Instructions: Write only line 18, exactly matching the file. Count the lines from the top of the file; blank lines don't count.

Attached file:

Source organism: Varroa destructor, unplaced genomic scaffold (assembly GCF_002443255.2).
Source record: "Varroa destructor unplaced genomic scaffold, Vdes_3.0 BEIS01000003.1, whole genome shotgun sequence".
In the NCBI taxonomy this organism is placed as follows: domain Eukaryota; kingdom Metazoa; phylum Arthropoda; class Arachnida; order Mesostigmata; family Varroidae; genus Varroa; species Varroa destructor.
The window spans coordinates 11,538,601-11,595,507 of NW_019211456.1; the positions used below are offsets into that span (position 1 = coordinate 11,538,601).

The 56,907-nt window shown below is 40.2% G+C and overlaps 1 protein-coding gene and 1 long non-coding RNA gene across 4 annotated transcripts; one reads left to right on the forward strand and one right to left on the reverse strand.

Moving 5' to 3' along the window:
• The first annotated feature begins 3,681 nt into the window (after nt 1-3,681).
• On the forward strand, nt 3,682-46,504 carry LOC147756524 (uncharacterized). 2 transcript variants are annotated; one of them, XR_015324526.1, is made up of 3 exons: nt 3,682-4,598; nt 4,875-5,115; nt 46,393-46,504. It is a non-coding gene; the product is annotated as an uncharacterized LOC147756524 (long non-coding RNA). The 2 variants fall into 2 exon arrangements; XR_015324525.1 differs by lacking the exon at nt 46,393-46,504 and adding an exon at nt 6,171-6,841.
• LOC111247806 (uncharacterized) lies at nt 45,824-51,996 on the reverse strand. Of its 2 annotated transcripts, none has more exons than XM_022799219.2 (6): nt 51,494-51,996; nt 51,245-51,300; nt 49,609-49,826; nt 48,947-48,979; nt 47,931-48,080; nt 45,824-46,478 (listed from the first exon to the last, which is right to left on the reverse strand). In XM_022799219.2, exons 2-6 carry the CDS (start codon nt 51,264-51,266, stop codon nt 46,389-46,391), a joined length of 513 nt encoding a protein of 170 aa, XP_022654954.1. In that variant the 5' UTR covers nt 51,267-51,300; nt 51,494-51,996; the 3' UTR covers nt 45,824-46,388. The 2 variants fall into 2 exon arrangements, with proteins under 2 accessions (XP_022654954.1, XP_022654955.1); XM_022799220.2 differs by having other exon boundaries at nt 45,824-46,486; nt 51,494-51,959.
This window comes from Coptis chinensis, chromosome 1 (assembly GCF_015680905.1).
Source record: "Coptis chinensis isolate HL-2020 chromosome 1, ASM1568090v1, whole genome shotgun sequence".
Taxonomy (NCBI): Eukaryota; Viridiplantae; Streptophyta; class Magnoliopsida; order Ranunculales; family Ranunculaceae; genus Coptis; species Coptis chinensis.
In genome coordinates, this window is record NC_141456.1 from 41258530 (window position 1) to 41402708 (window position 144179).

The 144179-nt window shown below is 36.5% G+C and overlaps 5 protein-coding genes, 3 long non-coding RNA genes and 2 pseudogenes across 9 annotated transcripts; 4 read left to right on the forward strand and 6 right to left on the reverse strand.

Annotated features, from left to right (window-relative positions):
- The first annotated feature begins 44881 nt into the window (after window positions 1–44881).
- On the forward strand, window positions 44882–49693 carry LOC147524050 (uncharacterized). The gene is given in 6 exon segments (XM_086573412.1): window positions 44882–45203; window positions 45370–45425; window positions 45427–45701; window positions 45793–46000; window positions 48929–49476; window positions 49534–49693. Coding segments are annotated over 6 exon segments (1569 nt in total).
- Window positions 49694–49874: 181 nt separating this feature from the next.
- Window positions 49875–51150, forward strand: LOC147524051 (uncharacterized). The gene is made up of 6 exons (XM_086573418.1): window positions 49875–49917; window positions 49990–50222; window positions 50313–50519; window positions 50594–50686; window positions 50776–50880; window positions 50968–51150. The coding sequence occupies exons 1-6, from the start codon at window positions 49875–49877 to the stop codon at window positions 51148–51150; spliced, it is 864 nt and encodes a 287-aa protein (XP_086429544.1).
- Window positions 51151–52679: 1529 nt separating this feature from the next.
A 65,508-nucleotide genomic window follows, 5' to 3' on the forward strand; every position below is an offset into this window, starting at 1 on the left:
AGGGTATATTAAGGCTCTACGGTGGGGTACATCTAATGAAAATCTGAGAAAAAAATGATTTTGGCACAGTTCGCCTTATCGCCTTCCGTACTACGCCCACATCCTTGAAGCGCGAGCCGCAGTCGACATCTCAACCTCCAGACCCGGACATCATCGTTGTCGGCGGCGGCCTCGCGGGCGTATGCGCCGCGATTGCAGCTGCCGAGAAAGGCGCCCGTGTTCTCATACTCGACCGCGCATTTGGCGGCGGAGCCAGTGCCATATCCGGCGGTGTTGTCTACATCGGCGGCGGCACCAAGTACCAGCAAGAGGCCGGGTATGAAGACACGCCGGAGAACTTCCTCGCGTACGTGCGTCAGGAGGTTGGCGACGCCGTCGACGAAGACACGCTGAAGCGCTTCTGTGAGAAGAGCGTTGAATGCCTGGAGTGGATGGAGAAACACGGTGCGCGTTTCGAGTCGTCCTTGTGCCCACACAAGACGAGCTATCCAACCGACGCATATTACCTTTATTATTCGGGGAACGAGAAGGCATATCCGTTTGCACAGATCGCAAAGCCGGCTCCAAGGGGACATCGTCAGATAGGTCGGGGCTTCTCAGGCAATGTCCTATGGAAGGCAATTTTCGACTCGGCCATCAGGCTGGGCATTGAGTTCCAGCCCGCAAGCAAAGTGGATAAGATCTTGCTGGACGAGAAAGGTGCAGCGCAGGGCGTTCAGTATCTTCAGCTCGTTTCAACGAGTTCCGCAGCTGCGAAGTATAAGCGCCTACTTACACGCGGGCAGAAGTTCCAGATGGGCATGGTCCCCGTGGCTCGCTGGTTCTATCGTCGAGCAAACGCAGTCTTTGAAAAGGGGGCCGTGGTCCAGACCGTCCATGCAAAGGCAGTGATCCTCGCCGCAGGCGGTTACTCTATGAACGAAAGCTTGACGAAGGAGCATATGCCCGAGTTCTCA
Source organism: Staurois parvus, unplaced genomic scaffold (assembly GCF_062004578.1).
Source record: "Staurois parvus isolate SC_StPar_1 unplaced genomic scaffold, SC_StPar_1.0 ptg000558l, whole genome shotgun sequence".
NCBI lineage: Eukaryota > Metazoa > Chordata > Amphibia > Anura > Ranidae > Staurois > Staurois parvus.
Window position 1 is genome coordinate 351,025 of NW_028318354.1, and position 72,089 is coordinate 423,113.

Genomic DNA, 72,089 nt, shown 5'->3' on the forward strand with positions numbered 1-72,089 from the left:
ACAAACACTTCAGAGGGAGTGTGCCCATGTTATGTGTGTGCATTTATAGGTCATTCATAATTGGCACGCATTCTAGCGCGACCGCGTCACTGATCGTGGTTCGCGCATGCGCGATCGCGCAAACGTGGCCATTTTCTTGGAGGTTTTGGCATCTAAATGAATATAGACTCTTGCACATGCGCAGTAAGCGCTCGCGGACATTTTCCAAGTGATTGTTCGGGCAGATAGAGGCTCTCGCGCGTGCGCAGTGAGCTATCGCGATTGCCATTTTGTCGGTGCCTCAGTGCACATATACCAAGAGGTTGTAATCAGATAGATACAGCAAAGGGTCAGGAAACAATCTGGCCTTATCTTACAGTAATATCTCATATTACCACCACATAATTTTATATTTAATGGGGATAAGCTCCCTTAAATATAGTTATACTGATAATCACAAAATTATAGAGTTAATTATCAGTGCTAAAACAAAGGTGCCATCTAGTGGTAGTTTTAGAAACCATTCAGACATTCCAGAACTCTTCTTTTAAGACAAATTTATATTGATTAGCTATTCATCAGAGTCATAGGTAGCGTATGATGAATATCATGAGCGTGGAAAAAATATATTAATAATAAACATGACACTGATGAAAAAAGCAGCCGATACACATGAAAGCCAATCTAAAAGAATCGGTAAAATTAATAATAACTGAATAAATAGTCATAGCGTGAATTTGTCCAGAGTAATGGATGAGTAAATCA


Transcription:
- Window positions 49694–49874: 181 nt separating this feature from the next.